Hands of Time
Howling Dog Records
A review written for the Folk & Acoustic Music Exchange
Though nowhere near Los Alamos, the acoustic newgrass band Hired Hands, a group out of Taos, New Mexico, is bursting with the energy created by the release of their latest CD, Hands of Time. Don Richmond, Eddy Lee Bullington and Jim Bradley are three grown men, gigging on a schedule teenage rock bands would envy, tantalizing dance crowds throughout the region with foot-stomping rompers. These tunes are pure roots, boots and boogie! |
Like the band members themselves, wisened, colorful and multifaceted, the songs on Hands of Time demonstrate an understanding of the world that comes only with maturity, without lacking enthusiastic musical electricity, on mostly all acoustic instruments (Bradley plays an electric bass).
About Burning up the Night, the rip-roaring opener, Bullington admits, "I was just playing secretary to my brain. I woke up one day, and all the words were just... there." Amping down a bit, Deeper Well, along with Me and the Eagle, a Steve Earle tune, take a more introspective turn, with the Hands making a distinctive impression of their own on the song with their compelling opening. From the Beatles' White Album, Mother Nature's Son, with a theme of finding self in nature, continues the easy flow, followed by Old Girl, a ballad based in real life, first recorded by Albuquerque Contemporary Christian artist, Fernando Ortega. She Just Wants to Dance, originally sung by Keb Mo as a sort of blues-y shuffle, is done here by the Hands as a Texas swing-style jitterbug, with Richmond's tenor handling lead vocals. Bullington co-wrote the two-steppin' Bitter Creek Blue Northern with Rick Fowler, featuring Richmond on banjo. Life moving on while feeling left behind is a common theme in love-lost songs, and Keeping Time, is no exception, this time highlighting Richmond's skill on dobro. Her Spirit Moves Me, is easy to sing along with, as is the rousing rendition of Jamie Walker's, Suicide at the Wishing Well.
Don Richmond, an Alamosa, Colorado native, is the Hands' instrumental backbone, chief sound engineer, and all-around creative genius. He once told me that it's an artist's job to be a bridge between heaven and earth for others, and that's what the second verse of the title cut Hands of Time is all about: trees have roots deeply planted in the ground, while reaching for heavenly realms. He said he believes in order to be effective, musicians need to be firmly grounded while reaching others with their gifts, but that balance is hard to maintain.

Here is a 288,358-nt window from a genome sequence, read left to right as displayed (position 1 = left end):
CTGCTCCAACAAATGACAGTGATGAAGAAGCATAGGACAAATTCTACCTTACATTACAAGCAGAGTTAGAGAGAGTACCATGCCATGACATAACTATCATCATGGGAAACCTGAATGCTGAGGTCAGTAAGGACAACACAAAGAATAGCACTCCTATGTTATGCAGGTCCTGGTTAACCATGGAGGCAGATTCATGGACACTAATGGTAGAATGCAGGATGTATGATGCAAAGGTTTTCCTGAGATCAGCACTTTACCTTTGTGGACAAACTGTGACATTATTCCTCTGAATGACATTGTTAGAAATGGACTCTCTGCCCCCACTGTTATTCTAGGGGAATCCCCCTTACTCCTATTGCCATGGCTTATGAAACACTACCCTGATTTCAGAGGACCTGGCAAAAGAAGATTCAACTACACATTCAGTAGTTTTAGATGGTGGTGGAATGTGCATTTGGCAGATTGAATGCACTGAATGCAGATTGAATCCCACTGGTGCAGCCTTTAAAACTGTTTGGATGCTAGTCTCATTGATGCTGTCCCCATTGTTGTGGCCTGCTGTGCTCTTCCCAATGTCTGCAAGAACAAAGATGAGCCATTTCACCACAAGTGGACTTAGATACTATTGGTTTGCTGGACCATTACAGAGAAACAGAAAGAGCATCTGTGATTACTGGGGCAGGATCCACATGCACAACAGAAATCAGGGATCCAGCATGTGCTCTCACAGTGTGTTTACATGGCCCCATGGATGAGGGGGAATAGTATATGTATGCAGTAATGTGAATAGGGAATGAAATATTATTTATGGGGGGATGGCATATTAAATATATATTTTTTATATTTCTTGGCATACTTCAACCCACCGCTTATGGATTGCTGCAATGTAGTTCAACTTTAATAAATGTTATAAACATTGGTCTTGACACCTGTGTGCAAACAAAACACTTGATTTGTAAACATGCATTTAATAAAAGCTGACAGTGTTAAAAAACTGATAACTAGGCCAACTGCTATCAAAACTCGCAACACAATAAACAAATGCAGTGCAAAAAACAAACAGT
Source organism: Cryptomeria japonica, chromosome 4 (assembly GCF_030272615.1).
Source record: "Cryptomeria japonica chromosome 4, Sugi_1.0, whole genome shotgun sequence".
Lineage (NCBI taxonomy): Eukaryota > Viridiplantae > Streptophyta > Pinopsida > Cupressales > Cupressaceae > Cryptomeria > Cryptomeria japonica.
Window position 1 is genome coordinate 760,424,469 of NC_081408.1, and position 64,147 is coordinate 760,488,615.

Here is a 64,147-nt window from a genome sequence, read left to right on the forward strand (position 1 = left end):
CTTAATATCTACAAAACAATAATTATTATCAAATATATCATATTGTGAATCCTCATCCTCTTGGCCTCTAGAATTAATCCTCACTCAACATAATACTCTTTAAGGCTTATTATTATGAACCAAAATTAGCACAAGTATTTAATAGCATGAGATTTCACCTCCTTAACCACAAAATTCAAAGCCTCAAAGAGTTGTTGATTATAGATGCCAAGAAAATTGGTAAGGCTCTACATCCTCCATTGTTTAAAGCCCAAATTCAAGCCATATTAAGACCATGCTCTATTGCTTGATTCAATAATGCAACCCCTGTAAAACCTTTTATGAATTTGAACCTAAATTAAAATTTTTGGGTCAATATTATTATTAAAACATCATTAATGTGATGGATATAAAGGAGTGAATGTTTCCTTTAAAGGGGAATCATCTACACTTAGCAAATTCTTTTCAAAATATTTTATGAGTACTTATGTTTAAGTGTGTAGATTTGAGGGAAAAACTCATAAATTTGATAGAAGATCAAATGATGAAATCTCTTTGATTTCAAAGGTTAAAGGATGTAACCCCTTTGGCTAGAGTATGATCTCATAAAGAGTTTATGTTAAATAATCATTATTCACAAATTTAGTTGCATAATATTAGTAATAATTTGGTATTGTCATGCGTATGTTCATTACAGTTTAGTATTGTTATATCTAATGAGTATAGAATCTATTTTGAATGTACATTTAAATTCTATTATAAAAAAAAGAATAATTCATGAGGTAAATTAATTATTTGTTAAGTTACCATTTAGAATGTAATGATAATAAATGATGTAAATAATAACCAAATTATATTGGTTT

But delicately balanced it is, and like the aging of a fine wine, Hands of Time, took over a year to record. The songs reflect a depth of meaning in lyricism, while emphasizing the three men's rich vocal harmonies. Varied instrumentation, textured story lines, backed by the strength of their respective picking abilities reveal the group's true appeal. Hired Hands prides itself on being, "no actors, no costumes, no makeup, all real," said Jim Bradley. The result is pure acoustic musicianship of the highest order.
Although they often play in country venues, and two-stepping crowds all over the Southwest throng to their dance floors, this is not country music. Combining the best of folk traditions sometimes with Celtic and rock influences, or even Texas-swing or bluegrass, Hands' music typifies that genre-less classification that has come to be called 'newgrass' or Americana, in recent years, or Alt.country, in some circles. The point is, they are doing their music and other songs they like, their way. And their way seems to be working. Like the title from their first CD, this is definitely Stuff that Works.
Singing of eagles soaring, "mountains and mesas, valleys and peaks," Hired Hands has found expression for an abiding sense of place in time. Having matured past the immediacy of a sought-after moment on Top 40 charts, they sing of things that matter. They're not seeking record deals in Nashville, and their gauge of success isn't necessarily the number of CDs sold. They believe that success is doing what you love. They love to sing, (you can hear it in their every note), and they love the part of the country they happen to live in, so in my book, they're successful every time they get up on stage.
Even the album's cover art, designed by Alamosa artist, Dave Montgomery, depicts a uniquely southwestern motif. The print of a petroglyph, which appears in real life on a rock in the middle of the San Luis Valley of southern Colorado, has his hands outstretched, thumbs pointing in the same direction, as if he's giving directions, or in some way saying that we're really all going the same place. Bradley says, "And we are. We thought of those hands as the 'Hands of Time,' and the song along with the album title, were born." And, as if unwilling to let go of the image, the CD ends as the title track trails into a haunting rondo, voices lifted in seemingly never-ending refrain, followed by the simple strains of a fiddle duo, played to perfection by Richmond and fellow Colorado fiddler, Gordon Burt.
These are the Hired Hands. Hands that hold guitars like a long-lost love; Hands coaxing mandolin music and banging banjo with plucky energy, for audience after toe-tapping audience. Hands of Time, is the hottest thing to come out of the Southwest since Hatch green chile!